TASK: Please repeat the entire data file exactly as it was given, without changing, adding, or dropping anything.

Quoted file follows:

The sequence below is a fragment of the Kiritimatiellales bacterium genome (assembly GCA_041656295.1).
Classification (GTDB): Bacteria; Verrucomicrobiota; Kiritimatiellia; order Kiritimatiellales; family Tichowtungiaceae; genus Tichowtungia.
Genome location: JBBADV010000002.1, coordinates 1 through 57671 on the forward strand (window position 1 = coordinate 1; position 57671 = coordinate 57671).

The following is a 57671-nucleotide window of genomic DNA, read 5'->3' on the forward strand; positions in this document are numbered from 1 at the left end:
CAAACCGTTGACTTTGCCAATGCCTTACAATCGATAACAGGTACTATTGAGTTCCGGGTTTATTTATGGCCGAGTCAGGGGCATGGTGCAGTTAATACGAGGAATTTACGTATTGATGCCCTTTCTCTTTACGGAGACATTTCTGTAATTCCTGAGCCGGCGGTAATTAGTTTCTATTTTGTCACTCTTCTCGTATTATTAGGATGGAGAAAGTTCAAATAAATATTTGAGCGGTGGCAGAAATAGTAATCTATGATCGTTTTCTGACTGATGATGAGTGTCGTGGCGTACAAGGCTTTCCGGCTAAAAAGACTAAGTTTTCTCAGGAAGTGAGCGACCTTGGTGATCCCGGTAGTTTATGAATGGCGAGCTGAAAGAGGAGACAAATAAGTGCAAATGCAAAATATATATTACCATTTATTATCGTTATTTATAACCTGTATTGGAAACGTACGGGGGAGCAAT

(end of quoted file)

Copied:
The sequence below is a fragment of the Kiritimatiellales bacterium genome (assembly GCA_041656295.1).
Classification (GTDB): Bacteria; Verrucomicrobiota; Kiritimatiellia; order Kiritimatiellales; family Tichowtungiaceae; genus Tichowtungia.
Genome location: JBBADV010000002.1, coordinates 1 through 57671 on the forward strand (window position 1 = coordinate 1; position 57671 = coordinate 57671).

The following is a 57671-nucleotide window of genomic DNA, read 5'->3' on the forward strand; positions in this document are numbered from 1 at the left end:
CAAACCGTTGACTTTGCCAATGCCTTACAATCGATAACAGGTACTATTGAGTTCCGGGTTTATTTATGGCCGAGTCAGGGGCATGGTGCAGTTAATACGAGGAATTTACGTATTGATGCCCTTTCTCTTTACGGAGACATTTCTGTAATTCCTGAGCCGGCGGTAATTAGTTTCTATTTTGTCACTCTTCTCGTATTATTAGGATGGAGAAAGTTCAAATAAATATTTGAGCGGTGGCAGAAATAGTAATCTATGATCGTTTTCTGACTGATGATGAGTGTCGTGGCGTACAAGGCTTTCCGGCTAAAAAGACTAAGTTTTCTCAGGAAGTGAGCGACCTTGGTGATCCCGGTAGTTTATGAATGGCGAGCTGAAAGAGGAGACAAATAAGTGCAAATGCAAAATATATATTACCATTTATTATCGTTATTTATAACCTGTATTGGAAACGTACGGGGGAGCAAT